January. Patient spends most of his visit talking about his housekeeper, although as he says it’s not like there’s much of a house to keep, I mean it’s not like I am having wild parties every night, and when I am not sentenced to rubber chicken dinners celebrating the fourth-place finish of the parish volleyball team or such, then I lead a quiet life except for this stigmata thing, which finally boiled over when Mrs. Shea discovered I was (a) doing extra laundry and (b) enduring ecstatic episodes during which I actually hear light, it’s hard to explain, something to do with auras and voices and revelation and suchlike. Patient scanned again for any evidence of wounds or scarring on hands, feet, and inguinal area. None found. Psychiatric Services contacted again for referral. Patient says it’s about time he cashed in his chit with the head doctor whereas this whole stigmata thing is cutting into his bowling schedule in a most distressing fashion and it’s all he can do to get out of the rectory to go bowling because Mrs. Shea thinks he should go exactly nowhere until he has healed and she is a forceful and remarkable soul.

February. Patient reports that among the voices he has heard is Catherine of Siena, who has, he says, a voice like a broken whiskey glass, and who told him that she had regular conversations with God, who didn’t like to be interrupted, is that hilarious or what! the Lord of the Universe is a monologue guy like Leno and Letterman! Patient spent much of the rest of his visit roaring with laughter. Patient again scanned for “wounds” and “stigmata” and other skin trauma but no evidence found. Patient says symptoms are lessening as the world and Mrs. Shea yearn toward Easter. Patient says against all evidence light will defeat darkness, hope defeat despair, love defeat death, etc. Referred to Psychiatric Services again.

March. Patient reports that while he still has cyclic pain in the affected areas there have been no bleeding events, probably, he says, because his body lives in mortal fear of Mrs. Shea’s formidable and forbidding glare, you wouldn’t wish a glare like that on even an assistant pastor, and the glare she emitted like a laser ray when she found out about the extra laundry was a thing to behold and that’s a fact. Patient reports that while he still is subject to sudden epiphanies and attacks of joy, they no longer knock him to his knees, which is a good thing because baseball season just started and once again he has to coach the Bantams and dropping to your knees during the game is considered bad form by coaches from the other parishes.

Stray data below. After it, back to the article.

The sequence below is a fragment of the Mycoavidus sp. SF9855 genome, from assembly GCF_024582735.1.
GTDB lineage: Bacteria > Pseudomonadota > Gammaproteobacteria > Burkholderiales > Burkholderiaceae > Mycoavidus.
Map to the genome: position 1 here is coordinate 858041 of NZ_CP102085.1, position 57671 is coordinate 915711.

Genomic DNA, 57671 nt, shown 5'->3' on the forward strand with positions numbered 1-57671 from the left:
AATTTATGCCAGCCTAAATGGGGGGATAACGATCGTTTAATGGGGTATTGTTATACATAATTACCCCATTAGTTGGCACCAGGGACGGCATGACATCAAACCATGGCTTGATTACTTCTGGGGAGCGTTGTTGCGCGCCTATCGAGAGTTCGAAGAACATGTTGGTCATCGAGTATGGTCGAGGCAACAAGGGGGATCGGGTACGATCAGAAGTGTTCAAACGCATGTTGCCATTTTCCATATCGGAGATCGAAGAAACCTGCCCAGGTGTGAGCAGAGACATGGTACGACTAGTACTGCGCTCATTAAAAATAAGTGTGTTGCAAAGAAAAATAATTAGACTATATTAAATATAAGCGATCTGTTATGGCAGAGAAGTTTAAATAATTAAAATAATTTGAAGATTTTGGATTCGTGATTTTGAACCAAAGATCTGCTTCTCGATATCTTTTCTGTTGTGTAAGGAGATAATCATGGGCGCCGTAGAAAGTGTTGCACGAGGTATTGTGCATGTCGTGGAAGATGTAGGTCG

April. Patient reports that Easter healed all pain and sadness and his lower abdominal area. Scans are clean. Psychiatric Services report says no unusual conditions evident, just usual muddle and tangle of human condition. Patient spends most of the hour regaling nursing staff with stories of pastors he has known. Also went off on long riff about Mrs. Shea, who is all things considered he says a fine and wondrous woman, donating long hours of her time to the upkeep of the pastoral residence, in which dwells the lowest of men, a servant of the faithful, not fit to wash the feet of the parish, all of whom, taken as a whole, are his fellow conspirators in the most countercultural and revolutionary idea in the history of human beings, when you think about it, eh, doc?